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Windward Reports 3.0

Is This Report-generation Product Right for You?



Windward Reports 3.0

Is This Report-generation Product Right for You?


By Mike Riley


Windward Reports 3.0 from Windward Studios is a J2EE-based RTF and XML merge engine that leverages the easy page layout functionality of Microsoft Word and the flexibility of the various document-rendering libraries available throughout the Java community, as well as Windward Studios proprietary contributions. Report templates are created by marking areas containing the desired output data with < wr:> tags, with the <wr:out/> tag being the most frequently used tag for value output. When executed against the Windward Reports server, these tags are populated with the appropriate values from the SQL or XML data source. The merged report can be output into HTML, PDF, RTF, or TXT format. In addition to the literal field names and XML tag identifiers, the < wr:> tag can also contain conditional statements and iterative loops (<wr:forEach>, etc.), as well as JDBC-accessible SQL and XPath statements, extending the capability of the <wr:> tag beyond placeholder identifiers. Essentially, the product takes advantage of what help-documentation authors have known for years: It s much easier to use the rich, yet easy to use, design features of Microsoft Word than having to relearn how to apply these same design rules in a foreign standalone application geared toward developers rather than end users.


Because the server engine is entirely Java-based, system administrators unfamiliar with the paths and property file dependencies often associated with Java configurations will need to follow the documentation carefully. Note that the license key for the product must be manually pasted into the file for the product to work. Once configured, testing the installation with the command line string java net.windward.xmlreport.RunReport order.xml template.rtf report.htm should generate an HTML report from the merged XML data file and RTF template. However, it took me a few tries to finally configure all the property settings and jar file dependencies to run the application successfully. The Windward Reports server requires a JVM of 1.4 or higher and the Java client requires 1.3 or higher. Once properly configured, an instance of the server can be created via java net.windward.xmlreport.server.ReportServer with two additional, optional parameters for the name/location of the properties file and the desired port number on which the server should be listening (port 1707 is used as the default).


Although the product advertises itself as a J2EE/.NET solution, only the client is offered in the two language sets, with the .NET client contained within the WindwardReports.dll assembly. The .NET client requires the .NET 1.1 Framework and, unlike the Java client or server, does not require additional libraries to be installed and configured to work with the Windward Reports server. Because the primary purpose of the client is to transport the data and template to the server for processing, and then receive the resulting file output, programming a .NET client to communicate with the Windward Reports server is straightforward, and the product ships with a single C# demonstration on how to do this. Unfortunately, because the product is so heavily focused on the Java language, the other 12 examples included in the product do not have a .NET equivalent. The product s Programmer s Guide is also primarily geared toward the Java developer, with barely a page of the 26-page guide generically expended on the .NET client. And while the product is designed to work with Java application servers to generate reports from a Web-based platform, no ASP.NET integration is readily apparent, limiting its Web serving functionality to a JSP-oriented market.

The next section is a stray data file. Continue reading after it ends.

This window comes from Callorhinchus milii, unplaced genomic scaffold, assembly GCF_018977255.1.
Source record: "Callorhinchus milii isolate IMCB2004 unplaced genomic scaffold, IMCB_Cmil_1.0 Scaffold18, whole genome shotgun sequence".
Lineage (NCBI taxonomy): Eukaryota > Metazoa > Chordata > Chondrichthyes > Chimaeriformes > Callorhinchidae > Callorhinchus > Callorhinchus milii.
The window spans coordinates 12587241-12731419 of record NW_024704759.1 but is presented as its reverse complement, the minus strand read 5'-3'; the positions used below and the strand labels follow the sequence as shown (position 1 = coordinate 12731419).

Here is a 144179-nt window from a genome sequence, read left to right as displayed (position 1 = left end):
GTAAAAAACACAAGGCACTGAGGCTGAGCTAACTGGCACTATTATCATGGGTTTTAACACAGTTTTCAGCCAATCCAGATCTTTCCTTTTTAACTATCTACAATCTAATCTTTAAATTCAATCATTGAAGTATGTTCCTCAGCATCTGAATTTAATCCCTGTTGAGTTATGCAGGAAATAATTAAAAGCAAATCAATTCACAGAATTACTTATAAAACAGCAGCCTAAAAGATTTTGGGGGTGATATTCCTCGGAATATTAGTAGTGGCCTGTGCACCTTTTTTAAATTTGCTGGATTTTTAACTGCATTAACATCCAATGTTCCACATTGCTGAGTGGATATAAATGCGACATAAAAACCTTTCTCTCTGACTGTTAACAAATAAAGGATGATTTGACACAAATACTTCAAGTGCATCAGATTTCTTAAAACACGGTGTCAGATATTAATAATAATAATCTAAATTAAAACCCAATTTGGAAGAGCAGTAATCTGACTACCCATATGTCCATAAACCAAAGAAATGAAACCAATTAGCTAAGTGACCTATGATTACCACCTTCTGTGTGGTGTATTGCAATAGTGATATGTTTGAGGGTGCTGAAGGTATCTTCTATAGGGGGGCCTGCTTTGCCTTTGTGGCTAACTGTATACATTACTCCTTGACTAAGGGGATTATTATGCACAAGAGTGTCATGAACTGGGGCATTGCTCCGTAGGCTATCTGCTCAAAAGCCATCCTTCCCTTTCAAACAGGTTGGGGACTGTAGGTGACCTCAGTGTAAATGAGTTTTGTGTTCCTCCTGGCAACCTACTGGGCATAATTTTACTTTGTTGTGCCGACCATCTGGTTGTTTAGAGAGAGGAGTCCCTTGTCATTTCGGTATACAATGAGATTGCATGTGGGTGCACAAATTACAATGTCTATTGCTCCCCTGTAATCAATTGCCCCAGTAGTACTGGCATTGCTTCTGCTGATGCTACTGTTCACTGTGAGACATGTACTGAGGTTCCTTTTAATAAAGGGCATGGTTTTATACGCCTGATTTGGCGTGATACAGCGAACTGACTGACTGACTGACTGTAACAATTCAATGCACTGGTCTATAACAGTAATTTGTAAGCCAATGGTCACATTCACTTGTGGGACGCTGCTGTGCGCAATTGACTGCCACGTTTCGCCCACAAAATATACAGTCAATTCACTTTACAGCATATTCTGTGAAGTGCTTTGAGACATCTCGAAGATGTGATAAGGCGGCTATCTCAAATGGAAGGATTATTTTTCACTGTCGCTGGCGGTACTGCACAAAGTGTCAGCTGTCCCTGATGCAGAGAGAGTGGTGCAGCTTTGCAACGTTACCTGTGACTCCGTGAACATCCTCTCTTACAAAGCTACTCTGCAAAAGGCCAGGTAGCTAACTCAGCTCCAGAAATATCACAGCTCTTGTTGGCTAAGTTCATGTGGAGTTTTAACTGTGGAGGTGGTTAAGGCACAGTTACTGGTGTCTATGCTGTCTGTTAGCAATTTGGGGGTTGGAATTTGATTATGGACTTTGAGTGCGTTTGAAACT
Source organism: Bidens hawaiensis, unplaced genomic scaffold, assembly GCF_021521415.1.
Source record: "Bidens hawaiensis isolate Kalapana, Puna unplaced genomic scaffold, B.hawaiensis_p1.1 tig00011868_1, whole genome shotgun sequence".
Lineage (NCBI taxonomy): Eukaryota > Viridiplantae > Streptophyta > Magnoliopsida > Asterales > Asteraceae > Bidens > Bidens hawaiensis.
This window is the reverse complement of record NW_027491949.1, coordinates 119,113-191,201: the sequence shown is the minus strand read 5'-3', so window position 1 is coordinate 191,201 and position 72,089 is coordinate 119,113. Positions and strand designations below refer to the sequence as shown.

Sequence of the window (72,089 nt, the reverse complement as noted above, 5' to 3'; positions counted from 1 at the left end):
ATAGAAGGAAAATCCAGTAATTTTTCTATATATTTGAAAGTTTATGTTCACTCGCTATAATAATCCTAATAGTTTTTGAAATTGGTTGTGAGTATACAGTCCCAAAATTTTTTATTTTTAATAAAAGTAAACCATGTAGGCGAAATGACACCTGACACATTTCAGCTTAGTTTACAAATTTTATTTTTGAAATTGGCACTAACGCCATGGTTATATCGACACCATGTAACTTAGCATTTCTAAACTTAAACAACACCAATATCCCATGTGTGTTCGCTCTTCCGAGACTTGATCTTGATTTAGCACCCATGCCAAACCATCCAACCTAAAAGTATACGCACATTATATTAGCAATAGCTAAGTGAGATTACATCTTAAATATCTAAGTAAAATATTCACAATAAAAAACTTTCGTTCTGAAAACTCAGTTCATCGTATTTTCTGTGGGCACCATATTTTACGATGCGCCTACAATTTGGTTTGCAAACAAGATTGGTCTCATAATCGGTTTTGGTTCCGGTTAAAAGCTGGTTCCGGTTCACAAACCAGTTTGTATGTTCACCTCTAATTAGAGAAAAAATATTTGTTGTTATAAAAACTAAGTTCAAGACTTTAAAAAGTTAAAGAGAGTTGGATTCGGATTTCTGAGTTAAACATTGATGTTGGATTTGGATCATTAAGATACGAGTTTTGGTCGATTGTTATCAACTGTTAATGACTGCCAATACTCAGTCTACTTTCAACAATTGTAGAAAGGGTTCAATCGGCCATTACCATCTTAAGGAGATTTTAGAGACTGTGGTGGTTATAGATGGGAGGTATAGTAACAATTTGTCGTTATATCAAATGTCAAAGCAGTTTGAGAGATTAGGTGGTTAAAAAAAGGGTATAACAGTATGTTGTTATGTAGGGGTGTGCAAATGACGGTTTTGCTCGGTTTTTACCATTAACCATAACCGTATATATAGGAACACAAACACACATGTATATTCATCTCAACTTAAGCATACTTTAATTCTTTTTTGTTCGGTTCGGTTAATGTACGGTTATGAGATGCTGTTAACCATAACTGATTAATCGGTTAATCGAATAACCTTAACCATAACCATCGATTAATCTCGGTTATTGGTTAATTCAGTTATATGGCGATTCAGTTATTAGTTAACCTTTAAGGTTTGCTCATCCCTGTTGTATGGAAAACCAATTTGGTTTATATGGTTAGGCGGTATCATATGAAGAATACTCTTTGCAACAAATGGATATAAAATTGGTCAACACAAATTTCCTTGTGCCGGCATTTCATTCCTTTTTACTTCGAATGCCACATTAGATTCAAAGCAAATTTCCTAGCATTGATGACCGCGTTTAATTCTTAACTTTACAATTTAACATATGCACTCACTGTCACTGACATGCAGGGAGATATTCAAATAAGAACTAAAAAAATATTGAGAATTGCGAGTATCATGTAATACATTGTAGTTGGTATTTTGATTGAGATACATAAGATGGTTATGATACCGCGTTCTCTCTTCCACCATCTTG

To facilitate the tagging of the RTF file within Microsoft Word, Windward Studios has also created a separate COM-based AutoTag library. Although compatible with Word XP, the add-in is best suited for use within Microsoft Word 2003 or higher. This add-in not only helps with tag placement and identification, but also is invaluable for its tag syntax validation feature. To see how the tag (and the product in general) works in action, view the six-minute Windward Reports Flash-enabled demonstration at


Overall, although the product does deliver what it advertises and makes the process of designing report templates easier than other report-generation packages, its Java-centric nature may be inappropriate for .NET-exclusive development and deployment environments. Additionally, many third-party report and multi-document generation server-side components already flourish in the .NET marketplace. As such, the product s primary draw of a Word-centric report design surface may appeal to a limited subset of .NET shops that are even further constrained by the necessity of running the latest version of Microsoft Word to truly leverage the power that Windward Reports provides. Perhaps if Windward Studios re-engineers their server into a native .NET product with a friendly front-end property configuration utility, the product may become more appropriate and interesting to .NET developers. Until then, it is a product that Java-centric environments will appreciate more than their .NET counterparts.


Mike Riley is an advanced computing professional specializing in emerging technologies and new development trends. Readers may contact him at mailto:[email protected].



Web Site:

Price: Single-developer version, US$179; unlimited production edition, US$1,795.



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